The Importance of Human Support

Mia Zambakides, Product Manager


It’s annoying when you come across bugs and glitches on the platforms you use. Particularly when those platforms hold information you need to access right now — like appointment times or notes. But that annoyance quickly turns into downright frustration when your issue is not dealt with quickly and caringly.

Picture this: you need to figure out when your bank appointment is, and your bank has an app for that. You click to open the app on your phone and an icon comes up — it spins like it usually does but this time it spins a few times too many. And it keeps going for a while. Then, an error message. There’s no instant chat to reach anyone, so you have to pick up the phone. You call User Support and you’re met by — shock horror — an automated voice. Once you make it past the robo-barrier, you meet a real person. Only they’re following a script and it takes another few minutes for them to locate exactly who you are.

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Things like this give customer support a really bad reputation. That’s a shame, because this is exactly the point where companies can and should be going above and beyond to make their users happy. And that can easily be achieved with non-scripted, non-automated human support.

But what does that mean? What is ‘Human’ Support?

Traditionally, the relationship between company and consumer ended once the transaction took place. The growth of SAAS companies has caused a shift in this process, that connection now extends to many years after the initial point of sale. Technology is forever evolving, with new solutions and improved functions popping up every day.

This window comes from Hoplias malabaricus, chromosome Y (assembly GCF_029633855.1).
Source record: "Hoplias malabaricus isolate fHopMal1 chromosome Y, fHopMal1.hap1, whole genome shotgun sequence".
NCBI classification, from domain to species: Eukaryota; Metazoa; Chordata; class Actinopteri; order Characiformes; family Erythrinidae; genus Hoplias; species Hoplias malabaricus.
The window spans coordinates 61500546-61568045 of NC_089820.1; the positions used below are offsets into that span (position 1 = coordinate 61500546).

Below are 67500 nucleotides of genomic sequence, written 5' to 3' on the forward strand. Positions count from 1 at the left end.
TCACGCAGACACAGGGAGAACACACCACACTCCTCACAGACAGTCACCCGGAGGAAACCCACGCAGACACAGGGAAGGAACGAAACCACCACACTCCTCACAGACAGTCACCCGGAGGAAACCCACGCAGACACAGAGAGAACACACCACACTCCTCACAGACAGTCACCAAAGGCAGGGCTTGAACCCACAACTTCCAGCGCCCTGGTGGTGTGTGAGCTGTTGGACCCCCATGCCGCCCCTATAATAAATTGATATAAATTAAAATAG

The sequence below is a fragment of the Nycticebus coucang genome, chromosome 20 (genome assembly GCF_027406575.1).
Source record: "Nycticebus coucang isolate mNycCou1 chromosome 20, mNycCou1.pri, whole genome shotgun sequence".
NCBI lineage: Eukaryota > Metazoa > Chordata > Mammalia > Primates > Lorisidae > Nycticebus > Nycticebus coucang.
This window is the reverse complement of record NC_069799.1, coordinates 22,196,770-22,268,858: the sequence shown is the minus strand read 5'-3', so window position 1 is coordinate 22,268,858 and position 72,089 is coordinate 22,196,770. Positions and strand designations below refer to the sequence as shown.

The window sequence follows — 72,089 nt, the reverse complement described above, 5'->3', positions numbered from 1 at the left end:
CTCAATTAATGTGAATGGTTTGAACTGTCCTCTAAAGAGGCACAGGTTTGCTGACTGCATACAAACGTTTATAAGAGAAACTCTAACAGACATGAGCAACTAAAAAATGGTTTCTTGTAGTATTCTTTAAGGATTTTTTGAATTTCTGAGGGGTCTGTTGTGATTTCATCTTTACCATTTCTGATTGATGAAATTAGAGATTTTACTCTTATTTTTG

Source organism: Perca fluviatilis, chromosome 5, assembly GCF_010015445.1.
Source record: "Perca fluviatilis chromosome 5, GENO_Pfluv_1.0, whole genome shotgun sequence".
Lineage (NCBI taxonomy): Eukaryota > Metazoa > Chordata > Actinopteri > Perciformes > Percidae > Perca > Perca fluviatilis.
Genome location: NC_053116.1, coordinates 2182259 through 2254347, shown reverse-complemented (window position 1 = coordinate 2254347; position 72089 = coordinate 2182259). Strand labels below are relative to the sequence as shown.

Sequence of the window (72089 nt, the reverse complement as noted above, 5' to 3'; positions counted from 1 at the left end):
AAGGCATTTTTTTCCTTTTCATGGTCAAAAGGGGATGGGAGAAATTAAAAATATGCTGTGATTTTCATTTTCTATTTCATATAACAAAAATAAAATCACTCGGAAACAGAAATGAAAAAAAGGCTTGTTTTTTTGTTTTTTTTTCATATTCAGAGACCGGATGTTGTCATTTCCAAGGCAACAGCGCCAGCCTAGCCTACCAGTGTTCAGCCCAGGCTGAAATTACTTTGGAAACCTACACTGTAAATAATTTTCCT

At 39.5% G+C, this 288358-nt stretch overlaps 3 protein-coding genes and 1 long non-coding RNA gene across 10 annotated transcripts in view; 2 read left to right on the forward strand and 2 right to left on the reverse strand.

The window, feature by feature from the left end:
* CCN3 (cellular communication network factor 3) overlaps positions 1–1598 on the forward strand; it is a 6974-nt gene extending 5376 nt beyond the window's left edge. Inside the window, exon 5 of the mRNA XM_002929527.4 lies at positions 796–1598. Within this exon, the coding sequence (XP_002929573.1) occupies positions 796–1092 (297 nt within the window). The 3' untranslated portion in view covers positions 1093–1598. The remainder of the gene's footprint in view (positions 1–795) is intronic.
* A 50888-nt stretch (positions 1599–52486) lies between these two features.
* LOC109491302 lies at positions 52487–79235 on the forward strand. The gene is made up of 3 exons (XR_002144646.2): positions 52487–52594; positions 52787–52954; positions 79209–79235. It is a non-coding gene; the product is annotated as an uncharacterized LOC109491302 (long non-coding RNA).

As long as tech continues to change — and there’s no end in sight — there will be a need for user support.

There are so many ways of offering product support that don’t rely on you setting up a call center, live chats, bots, comprehensive articles and FAQ’s, video tutorials etc. Whilst a lot of self-help methods are incredibly useful, these won’t always apply. Firstly, you can’t accurately predict every issue that people could possibly encounter with your product. Assuming that you can write up a Q&A for absolutely everything that could possibly go wrong is, really, wrong. Secondly, whilst a lot of “self-help” methods are incredibly useful, not everyone wants to be have to search for answers. People want to speak to a real person, especially if the issue is pressing, and this is something we’ve found ourselves in our support channels.

At Rotageek we use Intercom. Intercom allows users to engage with us directly on our site. Our products help businesses create schedules, and these schedules impact people on a daily basis. It’s important that any issues users might face are taken seriously by expert Rotageek team members who can listen and guide through whatever problems they might face. Often, these queries take under five minutes to resolve. That’s very little time to invest into solving a problem and strengthening a relationship with your users.

The result? Last week 100% of the users that spoke to us over Intercom were happy with the service they received. In the past 12 weeks we’ve seen 98% satisfaction and we’ve never dropped below 96%. And, unless disaster strikes, we never will.

Why?

Because at Rotageek, we know two things: firstly, we know that our users are really important and we know that we need to put them first. Secondly, we know our product. We don’t need a script, because at Rotageek every User Support team member goes through really thorough training. We know what we’re talking about and that’s why we can always help. And something is really wrong, out Product and Tech teams are just a short walk across the office.

 Mistakes happen and things break. If you’ve put the time into looking after your users, growing a relationship, and establishing a rapport, then they will be far more understanding when errors (inevitably) happen. They trust that you are doing everything in your power to fix it ASAP and won’t lose faith in your product or your company.

People talk. Social media is a great way to get a voice heard and a company can be severely damaged by bad user experiences. Look after your customers, make sure they feel valued and supported using your product and the praises will sing themselves. But most importantly, your users have a unique, “external” view of your product. If you’re there to listen, there’s plenty you can learn and plenty you can improve.